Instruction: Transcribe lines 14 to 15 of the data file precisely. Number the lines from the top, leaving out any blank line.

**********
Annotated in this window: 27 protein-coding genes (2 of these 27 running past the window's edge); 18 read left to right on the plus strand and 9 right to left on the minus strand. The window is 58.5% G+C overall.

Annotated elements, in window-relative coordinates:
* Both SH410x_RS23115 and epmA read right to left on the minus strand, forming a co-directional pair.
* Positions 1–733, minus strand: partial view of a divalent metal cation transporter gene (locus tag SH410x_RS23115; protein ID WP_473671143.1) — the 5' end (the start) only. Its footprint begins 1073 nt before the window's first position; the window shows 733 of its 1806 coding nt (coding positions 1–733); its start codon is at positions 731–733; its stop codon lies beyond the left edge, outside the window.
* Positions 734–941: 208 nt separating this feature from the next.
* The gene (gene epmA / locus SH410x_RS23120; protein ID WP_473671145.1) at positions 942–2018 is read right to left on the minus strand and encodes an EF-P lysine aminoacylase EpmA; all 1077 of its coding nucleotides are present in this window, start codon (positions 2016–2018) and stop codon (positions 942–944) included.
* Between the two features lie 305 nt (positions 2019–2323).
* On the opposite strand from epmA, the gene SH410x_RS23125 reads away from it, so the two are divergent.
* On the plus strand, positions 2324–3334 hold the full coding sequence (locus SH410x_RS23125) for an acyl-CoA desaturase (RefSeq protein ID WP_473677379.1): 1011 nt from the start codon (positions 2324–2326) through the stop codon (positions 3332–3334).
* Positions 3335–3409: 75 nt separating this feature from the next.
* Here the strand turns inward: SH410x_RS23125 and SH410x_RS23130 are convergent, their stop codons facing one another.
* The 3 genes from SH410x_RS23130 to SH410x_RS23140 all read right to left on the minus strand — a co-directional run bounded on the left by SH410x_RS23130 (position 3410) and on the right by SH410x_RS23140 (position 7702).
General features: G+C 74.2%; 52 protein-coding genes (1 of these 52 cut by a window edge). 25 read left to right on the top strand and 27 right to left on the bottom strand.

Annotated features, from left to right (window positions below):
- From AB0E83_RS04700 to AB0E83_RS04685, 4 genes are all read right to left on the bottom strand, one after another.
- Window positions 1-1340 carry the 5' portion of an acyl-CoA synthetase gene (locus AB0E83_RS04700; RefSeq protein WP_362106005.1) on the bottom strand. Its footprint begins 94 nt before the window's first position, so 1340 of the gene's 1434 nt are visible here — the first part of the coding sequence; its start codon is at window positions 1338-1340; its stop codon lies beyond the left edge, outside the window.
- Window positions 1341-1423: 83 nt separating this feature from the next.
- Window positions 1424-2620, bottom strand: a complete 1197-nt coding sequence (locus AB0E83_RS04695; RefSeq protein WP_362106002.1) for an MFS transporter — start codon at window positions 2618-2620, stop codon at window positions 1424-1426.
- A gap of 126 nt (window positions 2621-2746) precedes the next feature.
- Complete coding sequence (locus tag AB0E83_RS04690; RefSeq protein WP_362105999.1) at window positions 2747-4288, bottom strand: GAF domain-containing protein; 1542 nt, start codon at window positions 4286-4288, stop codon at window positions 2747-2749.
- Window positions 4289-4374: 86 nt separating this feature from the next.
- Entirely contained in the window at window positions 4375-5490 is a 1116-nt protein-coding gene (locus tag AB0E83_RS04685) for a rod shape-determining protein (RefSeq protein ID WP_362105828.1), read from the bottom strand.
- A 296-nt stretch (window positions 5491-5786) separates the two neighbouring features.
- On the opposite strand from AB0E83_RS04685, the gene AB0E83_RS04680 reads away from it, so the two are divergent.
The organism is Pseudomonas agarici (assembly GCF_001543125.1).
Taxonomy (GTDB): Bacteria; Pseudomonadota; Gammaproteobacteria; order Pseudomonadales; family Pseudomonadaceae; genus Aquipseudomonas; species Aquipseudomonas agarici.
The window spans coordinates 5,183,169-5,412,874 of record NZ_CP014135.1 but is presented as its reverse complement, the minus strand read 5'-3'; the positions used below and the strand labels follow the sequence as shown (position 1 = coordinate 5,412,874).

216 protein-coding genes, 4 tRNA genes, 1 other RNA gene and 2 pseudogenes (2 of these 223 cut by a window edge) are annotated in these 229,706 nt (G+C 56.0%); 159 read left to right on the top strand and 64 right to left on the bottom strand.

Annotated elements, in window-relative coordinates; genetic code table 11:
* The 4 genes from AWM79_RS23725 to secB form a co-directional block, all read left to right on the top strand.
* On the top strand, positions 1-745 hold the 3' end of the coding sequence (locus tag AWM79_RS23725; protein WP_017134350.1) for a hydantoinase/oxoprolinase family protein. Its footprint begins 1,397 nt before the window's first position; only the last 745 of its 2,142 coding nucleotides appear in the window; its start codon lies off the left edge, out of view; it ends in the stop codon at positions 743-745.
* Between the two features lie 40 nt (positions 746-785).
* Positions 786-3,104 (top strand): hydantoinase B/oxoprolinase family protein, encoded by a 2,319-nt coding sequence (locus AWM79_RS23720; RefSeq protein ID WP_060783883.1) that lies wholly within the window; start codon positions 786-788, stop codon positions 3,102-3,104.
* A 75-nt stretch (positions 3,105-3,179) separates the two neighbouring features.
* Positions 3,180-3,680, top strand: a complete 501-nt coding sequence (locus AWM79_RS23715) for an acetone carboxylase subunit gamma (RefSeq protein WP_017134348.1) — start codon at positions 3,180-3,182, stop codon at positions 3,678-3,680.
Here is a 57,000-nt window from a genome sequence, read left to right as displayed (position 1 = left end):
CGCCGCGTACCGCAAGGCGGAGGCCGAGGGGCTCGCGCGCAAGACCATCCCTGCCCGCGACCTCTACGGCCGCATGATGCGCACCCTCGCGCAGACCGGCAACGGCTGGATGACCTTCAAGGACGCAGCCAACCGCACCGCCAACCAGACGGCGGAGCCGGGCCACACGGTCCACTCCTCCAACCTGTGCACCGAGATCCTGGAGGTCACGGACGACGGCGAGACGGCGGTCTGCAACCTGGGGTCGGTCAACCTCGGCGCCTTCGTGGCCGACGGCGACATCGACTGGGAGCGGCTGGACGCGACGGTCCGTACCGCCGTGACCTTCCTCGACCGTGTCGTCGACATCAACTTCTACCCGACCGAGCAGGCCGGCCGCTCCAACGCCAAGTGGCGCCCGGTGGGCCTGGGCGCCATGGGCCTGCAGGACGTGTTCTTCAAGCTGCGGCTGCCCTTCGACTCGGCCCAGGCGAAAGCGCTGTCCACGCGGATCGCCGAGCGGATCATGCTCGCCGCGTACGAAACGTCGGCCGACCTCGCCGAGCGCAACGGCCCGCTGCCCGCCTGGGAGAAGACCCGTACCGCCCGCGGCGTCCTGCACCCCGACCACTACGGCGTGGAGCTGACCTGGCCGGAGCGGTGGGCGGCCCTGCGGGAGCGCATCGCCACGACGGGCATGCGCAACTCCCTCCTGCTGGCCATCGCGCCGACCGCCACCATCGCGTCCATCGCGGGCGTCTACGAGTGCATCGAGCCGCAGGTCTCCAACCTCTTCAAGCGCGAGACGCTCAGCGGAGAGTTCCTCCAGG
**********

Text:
Annotated features, from left to right (window positions below):
- From AB0E83_RS04700 to AB0E83_RS04685, 4 genes are all read right to left on the bottom strand, one after another.